Average Annual Daily Truck Traffic (AADTT): The total volume of truck traffic on a highway segment for one year, divided by the number of days in the year.
Backhaul: The process of a transportation vehicle (typically a truck) returning from the original destination point to the point of origin. A backhaul can be with a full or partially loaded trailer.
Barge: The cargo-carrying vehicle that inland water carriers primarily use. Basic barges have open tops, but there are covered barges for both dry and liquid cargoes.
Belly Cargo: Air freight carried in the belly of passenger aircraft.
Bill of Lading: A transportation document that is the contract of carriage containing the terms and condition between shipper and carrier.
Bottleneck: A section of a highway or rail network that experiences operational problems such as congestion. Bottlenecks may result from factors such as reduced roadway width or steep freeway grades that can slow trucks.
Boxcar: An enclosed railcar, typically 40 or more feet long, used for packaged freight and some bulk commodities.
Breakbulk Cargo: Cargo of non-uniform sizes, often transported on pallets, sacks, drums, or bags. These cargoes require labor-intensive loading and unloading processes. Examples of breakbulk cargo include coffee beans, logs, or pulp.
Broker: A person whose business it is to prepare shipping and customs documents for international shipments. Brokers often have offices at major freight gateways, including border crossings, seaports, and airports.
Bulk Cargo: Cargo that is unbound as loaded; it is without count in a loose unpackaged form. Examples of bulk cargo include coal, grain, and petroleum products.
Cabotage: A national law that requires costal and intercostal traffic to be carried in its own nationally registered, and sometimes built and crewed ships.
Capacity: The physical facilities, personnel and process available to meet the product of service needs of the customers. Capacity generally refers to the maximum output or producing ability of a machine, a person, a process, a factory, a product, or a service.
Cargo Ramp: A dedicated load/unload facility for cargo aircraft.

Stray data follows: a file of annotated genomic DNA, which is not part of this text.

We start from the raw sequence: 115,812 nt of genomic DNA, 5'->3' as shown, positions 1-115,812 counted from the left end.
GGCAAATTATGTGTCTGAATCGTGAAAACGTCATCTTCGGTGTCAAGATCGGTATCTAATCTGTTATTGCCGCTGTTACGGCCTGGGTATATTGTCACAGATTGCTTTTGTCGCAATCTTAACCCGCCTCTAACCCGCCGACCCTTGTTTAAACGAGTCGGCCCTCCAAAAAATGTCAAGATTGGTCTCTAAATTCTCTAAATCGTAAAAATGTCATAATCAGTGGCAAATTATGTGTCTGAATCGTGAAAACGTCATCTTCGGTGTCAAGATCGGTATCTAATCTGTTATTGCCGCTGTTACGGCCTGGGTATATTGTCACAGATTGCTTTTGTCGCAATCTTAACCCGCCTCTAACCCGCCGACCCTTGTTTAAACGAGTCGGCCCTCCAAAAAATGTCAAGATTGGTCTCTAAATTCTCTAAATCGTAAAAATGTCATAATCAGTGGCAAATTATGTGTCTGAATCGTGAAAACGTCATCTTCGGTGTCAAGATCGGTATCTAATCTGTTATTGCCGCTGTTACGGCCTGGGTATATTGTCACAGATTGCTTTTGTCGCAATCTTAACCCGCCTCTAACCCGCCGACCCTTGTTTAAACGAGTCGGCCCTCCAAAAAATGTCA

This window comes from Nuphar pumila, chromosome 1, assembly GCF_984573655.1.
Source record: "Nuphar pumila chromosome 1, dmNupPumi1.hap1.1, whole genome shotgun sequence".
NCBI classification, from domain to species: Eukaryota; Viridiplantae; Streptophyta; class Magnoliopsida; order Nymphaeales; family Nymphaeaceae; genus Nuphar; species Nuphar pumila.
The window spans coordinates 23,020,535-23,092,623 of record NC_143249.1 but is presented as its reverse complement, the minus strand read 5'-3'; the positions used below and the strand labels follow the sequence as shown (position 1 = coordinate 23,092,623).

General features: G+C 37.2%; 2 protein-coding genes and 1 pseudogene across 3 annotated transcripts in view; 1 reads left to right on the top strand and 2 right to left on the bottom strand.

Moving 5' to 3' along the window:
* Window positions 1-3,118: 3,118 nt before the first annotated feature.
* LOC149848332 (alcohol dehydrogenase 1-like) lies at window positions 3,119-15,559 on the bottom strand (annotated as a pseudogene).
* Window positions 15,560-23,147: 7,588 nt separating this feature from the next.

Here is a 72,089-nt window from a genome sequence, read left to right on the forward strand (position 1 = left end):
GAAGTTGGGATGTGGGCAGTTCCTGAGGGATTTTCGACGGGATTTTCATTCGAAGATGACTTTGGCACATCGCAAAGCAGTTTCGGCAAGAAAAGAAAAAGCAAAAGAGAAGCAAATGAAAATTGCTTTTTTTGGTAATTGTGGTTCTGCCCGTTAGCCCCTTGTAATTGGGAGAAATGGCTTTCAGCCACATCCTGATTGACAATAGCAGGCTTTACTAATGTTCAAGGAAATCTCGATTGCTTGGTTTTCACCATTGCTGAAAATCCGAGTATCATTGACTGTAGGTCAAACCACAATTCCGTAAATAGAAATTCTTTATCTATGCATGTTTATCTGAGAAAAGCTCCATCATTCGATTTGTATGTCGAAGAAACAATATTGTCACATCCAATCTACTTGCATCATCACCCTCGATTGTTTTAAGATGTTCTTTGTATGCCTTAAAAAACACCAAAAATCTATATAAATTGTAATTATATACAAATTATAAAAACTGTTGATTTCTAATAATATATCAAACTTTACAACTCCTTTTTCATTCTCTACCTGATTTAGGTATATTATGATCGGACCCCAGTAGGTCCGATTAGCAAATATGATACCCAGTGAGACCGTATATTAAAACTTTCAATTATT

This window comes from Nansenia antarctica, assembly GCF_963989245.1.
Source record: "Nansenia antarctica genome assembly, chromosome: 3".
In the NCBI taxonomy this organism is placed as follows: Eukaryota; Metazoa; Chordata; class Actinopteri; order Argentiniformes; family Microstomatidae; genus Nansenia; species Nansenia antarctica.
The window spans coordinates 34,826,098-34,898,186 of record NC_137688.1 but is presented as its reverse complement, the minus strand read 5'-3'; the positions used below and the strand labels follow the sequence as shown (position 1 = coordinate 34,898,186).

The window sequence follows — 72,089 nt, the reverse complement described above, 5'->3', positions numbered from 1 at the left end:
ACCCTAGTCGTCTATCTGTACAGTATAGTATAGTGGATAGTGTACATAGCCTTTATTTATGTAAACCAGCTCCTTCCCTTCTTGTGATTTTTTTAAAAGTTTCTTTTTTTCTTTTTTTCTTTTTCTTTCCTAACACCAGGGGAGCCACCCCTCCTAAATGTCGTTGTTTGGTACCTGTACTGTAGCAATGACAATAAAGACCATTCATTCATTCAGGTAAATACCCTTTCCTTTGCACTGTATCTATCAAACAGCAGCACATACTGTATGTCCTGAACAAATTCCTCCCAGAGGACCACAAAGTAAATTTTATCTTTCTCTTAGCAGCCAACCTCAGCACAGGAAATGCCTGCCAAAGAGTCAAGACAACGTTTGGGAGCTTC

Carload: Quantity of freight (in tons) required to fill a railcar; amount normally required to qualify for a carload rate.
Carrier: A firm which transports goods or people via land, sea or air.
Centralized Dispatching: The organization of the dispatching function into one central location. This structure often involves the use of data collection devices for communication between the centralized dispatching function, which usually reports to the production control department and the shop manufacturing departments.
Chassis: A trailer-type device with wheels constructed to accommodate containers, which are lifted on and off.
Claim: Charges made against a carrier for loss, damage, delay, or overcharge.
Class I Carrier: A classification of regulated carriers based upon annual operating revenues-motor carrier of property greater than or equal to $5 million; railroads: greater than or equal to $50 million: motor carriers of passengers; greater than or equal to $3 million.
Class II Carrier: A classification of regulated carriers based upon annual operating revenues-motor carrier of property $1- $5 million; railroads: $10-$50 million: motor carriers of passengers; less than or equal to $3 million.
Class III Carrier: A classification of regulated carriers based upon annual operating revenues-motor carrier of property less than or equal to $1 million; railroads: greater than or equal to $10 million.
Classification Yard: A railroad terminal area where railcars are grouped together to form train units.
Coastal Shipping: Also known as short-sea or coastwise shipping, describes marine shipping operations between ports along a single coast or involving a short sea crossing.
Contract Carrier: A carrier that does not serve the general public, but provides transportation for hire for one or a limited number of shippers under a specific contract.
Commodity: An Item that is traded in commerce. The term usually implies an undifferentiated product competing primarily on price and availability.
Common Carrier: Any carrier engaged in the interstate transportation of persons/property on a regular schedule at published rates, whose services are for hire to the general public.
Consignee: The receiver of a freight shipment, usually the buyer.
Consignor: The sender of a freight shipment, usually the seller.
Container: A “box”‘ typically ten to forty feet long, which is used primarily for ocean freight shipment. For travel to and from ports, containers are loaded onto truck chassis’ or on railroad flatcars.
Container on Flatcar (COFC): Containers resting on railway flatcars without a chassis underneath.
Containerization: A shipment method in which commodities are placed in containers, and after initial loading, the commodities per se are not re-handled in shipment until they are unloaded at destination.
Containerized Cargo: Cargo that is transported in containers that can be transferred easily from one transportation mode to another.